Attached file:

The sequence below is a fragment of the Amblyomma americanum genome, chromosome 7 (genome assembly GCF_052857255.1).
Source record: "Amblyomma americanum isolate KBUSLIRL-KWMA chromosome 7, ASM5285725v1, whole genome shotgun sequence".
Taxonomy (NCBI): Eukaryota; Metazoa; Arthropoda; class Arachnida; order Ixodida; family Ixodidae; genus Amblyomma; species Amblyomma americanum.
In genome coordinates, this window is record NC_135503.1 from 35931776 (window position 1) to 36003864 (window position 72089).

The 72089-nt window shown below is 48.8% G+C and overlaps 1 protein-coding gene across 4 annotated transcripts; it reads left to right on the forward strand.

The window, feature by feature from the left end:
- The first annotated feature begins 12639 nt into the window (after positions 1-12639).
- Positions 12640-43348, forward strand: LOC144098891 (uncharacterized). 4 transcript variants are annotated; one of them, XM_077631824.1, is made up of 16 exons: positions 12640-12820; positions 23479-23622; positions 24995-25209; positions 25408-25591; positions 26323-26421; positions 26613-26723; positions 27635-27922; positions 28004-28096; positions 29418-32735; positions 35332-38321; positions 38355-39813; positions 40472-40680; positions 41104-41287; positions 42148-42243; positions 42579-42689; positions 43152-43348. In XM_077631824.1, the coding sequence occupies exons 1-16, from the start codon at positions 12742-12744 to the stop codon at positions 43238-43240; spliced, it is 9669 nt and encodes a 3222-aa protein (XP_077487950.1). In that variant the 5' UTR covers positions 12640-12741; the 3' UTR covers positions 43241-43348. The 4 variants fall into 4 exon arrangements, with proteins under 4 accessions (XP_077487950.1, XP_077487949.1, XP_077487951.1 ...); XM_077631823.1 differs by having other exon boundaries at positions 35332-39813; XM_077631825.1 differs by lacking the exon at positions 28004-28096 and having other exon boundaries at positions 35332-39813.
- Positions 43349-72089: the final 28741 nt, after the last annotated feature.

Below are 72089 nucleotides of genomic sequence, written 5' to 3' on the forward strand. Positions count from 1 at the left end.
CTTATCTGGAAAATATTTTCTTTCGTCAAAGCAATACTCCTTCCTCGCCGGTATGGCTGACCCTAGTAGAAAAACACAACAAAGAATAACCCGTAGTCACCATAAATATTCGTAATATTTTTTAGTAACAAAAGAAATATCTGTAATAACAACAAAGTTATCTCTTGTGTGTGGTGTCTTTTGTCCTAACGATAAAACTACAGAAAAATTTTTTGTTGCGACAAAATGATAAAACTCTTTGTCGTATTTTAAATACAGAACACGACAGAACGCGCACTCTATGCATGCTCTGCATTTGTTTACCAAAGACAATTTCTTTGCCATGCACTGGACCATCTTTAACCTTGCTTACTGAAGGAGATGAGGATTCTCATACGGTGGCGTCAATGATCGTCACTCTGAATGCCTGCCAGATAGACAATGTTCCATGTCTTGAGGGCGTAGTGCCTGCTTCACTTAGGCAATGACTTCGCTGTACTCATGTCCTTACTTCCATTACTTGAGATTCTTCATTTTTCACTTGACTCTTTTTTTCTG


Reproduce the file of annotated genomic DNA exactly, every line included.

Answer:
The sequence below is a fragment of the Amblyomma americanum genome, chromosome 7 (genome assembly GCF_052857255.1).
Source record: "Amblyomma americanum isolate KBUSLIRL-KWMA chromosome 7, ASM5285725v1, whole genome shotgun sequence".
Taxonomy (NCBI): Eukaryota; Metazoa; Arthropoda; class Arachnida; order Ixodida; family Ixodidae; genus Amblyomma; species Amblyomma americanum.
In genome coordinates, this window is record NC_135503.1 from 35931776 (window position 1) to 36003864 (window position 72089).

The 72089-nt window shown below is 48.8% G+C and overlaps 1 protein-coding gene across 4 annotated transcripts; it reads left to right on the forward strand.

The window, feature by feature from the left end:
- The first annotated feature begins 12639 nt into the window (after positions 1-12639).
- Positions 12640-43348, forward strand: LOC144098891 (uncharacterized). 4 transcript variants are annotated; one of them, XM_077631824.1, is made up of 16 exons: positions 12640-12820; positions 23479-23622; positions 24995-25209; positions 25408-25591; positions 26323-26421; positions 26613-26723; positions 27635-27922; positions 28004-28096; positions 29418-32735; positions 35332-38321; positions 38355-39813; positions 40472-40680; positions 41104-41287; positions 42148-42243; positions 42579-42689; positions 43152-43348. In XM_077631824.1, the coding sequence occupies exons 1-16, from the start codon at positions 12742-12744 to the stop codon at positions 43238-43240; spliced, it is 9669 nt and encodes a 3222-aa protein (XP_077487950.1). In that variant the 5' UTR covers positions 12640-12741; the 3' UTR covers positions 43241-43348. The 4 variants fall into 4 exon arrangements, with proteins under 4 accessions (XP_077487950.1, XP_077487949.1, XP_077487951.1 ...); XM_077631823.1 differs by having other exon boundaries at positions 35332-39813; XM_077631825.1 differs by lacking the exon at positions 28004-28096 and having other exon boundaries at positions 35332-39813.
- Positions 43349-72089: the final 28741 nt, after the last annotated feature.

Below are 72089 nucleotides of genomic sequence, written 5' to 3' on the forward strand. Positions count from 1 at the left end.
CTTATCTGGAAAATATTTTCTTTCGTCAAAGCAATACTCCTTCCTCGCCGGTATGGCTGACCCTAGTAGAAAAACACAACAAAGAATAACCCGTAGTCACCATAAATATTCGTAATATTTTTTAGTAACAAAAGAAATATCTGTAATAACAACAAAGTTATCTCTTGTGTGTGGTGTCTTTTGTCCTAACGATAAAACTACAGAAAAATTTTTTGTTGCGACAAAATGATAAAACTCTTTGTCGTATTTTAAATACAGAACACGACAGAACGCGCACTCTATGCATGCTCTGCATTTGTTTACCAAAGACAATTTCTTTGCCATGCACTGGACCATCTTTAACCTTGCTTACTGAAGGAGATGAGGATTCTCATACGGTGGCGTCAATGATCGTCACTCTGAATGCCTGCCAGATAGACAATGTTCCATGTCTTGAGGGCGTAGTGCCTGCTTCACTTAGGCAATGACTTCGCTGTACTCATGTCCTTACTTCCATTACTTGAGATTCTTCATTTTTCACTTGACTCTTTTTTTCTG